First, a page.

NEORI: Deal is Landmark Victory for CCS – The National Enhanced Oil Recovery Initiative (NEORI) said the 45Q credit will drive private investment in commercial deployment of technologies to capture carbon dioxide (CO2) from power plants and industrial facilities for enhanced oil recovery and other forms of geologic storage and for beneficial uses of CO2. The victory represents one of the most significant energy and environmental accomplishments by Congress in recent memory according to Brad Crabtree of the Great Plains Institute, which co-convenes NEORI with the Center for Climate and Energy Solutions. “Passage of this legislation highlights the potential for carbon capture to marshal support across the political spectrum for a policy that will boost American energy production, reduce carbon emissions, protect and create high-wage jobs, and increase federal and state revenue.” C2ES President Bob Perciasepe, said leaders from both parties have demonstrated a commitment to reducing carbon emissions while protecting and creating jobs and investing in new American industries.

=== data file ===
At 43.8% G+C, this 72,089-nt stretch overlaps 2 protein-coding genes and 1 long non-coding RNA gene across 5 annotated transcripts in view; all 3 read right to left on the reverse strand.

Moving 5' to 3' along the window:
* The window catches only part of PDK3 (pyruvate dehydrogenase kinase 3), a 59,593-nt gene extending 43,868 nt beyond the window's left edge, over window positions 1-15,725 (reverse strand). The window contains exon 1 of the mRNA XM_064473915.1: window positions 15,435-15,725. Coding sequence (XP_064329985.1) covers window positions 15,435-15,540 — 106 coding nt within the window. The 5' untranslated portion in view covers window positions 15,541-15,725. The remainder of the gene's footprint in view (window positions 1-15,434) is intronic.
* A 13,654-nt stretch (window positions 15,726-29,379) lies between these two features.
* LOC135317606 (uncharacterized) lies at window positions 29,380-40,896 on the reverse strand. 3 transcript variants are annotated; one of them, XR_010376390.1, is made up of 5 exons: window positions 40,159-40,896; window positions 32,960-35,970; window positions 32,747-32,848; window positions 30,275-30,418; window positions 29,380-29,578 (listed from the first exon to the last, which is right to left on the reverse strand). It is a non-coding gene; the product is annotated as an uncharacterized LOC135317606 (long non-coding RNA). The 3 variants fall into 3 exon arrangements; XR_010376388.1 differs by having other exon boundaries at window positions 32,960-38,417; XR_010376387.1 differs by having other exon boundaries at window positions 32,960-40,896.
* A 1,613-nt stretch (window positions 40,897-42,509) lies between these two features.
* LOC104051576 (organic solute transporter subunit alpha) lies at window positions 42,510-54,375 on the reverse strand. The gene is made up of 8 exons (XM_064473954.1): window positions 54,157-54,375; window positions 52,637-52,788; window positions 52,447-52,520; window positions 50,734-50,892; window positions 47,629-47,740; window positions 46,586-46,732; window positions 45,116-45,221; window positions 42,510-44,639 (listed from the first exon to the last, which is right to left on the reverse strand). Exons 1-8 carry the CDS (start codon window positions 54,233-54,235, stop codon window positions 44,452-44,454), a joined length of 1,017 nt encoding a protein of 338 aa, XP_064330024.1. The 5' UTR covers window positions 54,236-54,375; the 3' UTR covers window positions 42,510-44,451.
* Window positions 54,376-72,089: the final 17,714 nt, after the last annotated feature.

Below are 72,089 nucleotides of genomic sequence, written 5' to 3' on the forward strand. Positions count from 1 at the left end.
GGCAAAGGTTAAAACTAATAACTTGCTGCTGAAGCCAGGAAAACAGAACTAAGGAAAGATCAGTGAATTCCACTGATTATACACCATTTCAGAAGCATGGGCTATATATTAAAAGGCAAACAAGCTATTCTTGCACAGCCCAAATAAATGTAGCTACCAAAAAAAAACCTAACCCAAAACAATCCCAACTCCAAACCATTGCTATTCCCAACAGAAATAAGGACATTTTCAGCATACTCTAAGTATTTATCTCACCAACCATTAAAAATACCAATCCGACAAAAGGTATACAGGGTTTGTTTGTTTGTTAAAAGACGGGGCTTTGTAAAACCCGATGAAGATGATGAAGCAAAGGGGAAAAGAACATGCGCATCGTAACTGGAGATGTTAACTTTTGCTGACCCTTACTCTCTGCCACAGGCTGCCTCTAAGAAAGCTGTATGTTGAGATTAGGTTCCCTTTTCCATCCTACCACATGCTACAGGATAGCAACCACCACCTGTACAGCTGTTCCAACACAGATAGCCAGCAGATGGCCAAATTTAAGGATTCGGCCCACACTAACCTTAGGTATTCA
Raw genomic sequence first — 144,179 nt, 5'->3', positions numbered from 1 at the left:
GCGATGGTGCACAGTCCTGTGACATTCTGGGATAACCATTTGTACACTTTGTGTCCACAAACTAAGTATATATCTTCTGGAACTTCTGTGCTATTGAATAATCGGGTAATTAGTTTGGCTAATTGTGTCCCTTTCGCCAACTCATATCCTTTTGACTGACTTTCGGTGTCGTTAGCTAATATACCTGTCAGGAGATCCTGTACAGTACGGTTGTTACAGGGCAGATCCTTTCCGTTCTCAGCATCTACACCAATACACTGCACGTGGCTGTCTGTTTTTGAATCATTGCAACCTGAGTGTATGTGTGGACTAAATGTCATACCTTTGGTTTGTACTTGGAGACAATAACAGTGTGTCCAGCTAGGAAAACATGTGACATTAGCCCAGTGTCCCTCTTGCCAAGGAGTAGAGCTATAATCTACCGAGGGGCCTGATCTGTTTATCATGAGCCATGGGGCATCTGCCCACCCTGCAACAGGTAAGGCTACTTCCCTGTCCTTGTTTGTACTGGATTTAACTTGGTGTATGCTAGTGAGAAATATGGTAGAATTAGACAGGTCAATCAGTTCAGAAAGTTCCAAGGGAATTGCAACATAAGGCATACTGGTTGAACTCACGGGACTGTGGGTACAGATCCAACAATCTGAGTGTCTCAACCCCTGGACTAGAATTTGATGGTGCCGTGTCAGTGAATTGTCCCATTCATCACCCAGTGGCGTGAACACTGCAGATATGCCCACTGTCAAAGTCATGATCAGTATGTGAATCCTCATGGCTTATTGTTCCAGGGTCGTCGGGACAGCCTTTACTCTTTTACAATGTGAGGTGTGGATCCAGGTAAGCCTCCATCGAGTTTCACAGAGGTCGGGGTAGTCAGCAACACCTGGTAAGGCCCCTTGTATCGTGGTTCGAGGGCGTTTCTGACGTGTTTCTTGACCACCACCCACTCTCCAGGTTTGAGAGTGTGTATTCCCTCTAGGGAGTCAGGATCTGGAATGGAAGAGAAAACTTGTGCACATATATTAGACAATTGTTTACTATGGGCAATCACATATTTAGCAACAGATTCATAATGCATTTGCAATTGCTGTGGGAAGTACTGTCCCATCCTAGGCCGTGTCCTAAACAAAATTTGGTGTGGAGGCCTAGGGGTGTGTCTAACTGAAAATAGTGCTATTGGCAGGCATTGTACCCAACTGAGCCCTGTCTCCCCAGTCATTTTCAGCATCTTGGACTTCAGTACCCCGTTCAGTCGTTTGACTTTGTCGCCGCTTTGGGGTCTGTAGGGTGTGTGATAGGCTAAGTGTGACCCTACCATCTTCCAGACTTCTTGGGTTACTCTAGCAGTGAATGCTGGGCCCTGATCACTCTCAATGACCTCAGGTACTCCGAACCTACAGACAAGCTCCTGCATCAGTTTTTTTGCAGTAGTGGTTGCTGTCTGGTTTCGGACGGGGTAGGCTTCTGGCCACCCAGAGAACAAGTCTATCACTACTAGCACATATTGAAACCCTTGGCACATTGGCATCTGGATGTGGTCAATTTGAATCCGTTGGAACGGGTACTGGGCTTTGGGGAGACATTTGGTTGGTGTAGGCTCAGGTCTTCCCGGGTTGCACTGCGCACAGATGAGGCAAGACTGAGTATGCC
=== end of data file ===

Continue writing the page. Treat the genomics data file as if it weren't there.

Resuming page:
EIA Releases Annual Energy Outlook – The U.S. Energy Information Administration (EIA) released the Annual Energy Outlook 2018 (AEO2018) last week providing modeled projections of domestic energy markets through 2050.  The report includes cases with different assumptions regarding macroeconomic growth, world oil prices, technological progress, and energy policies. Strong domestic production coupled with relatively flat energy demand allow the United States to become a net energy exporter over the projection period in most cases. In the Reference case, natural gas consumption grows the most on an absolute basis, and nonhydroelectric renewables grow the most on a percentage basis.  EIA said the US will become a net exporter of energy by 2022, four years earlier than it projected last year.  EIA’s forecast predicts that oil production will taper off around 2040 as the shale fields currently operating are tapped out, but not before increasing to about 12 million barrels a day.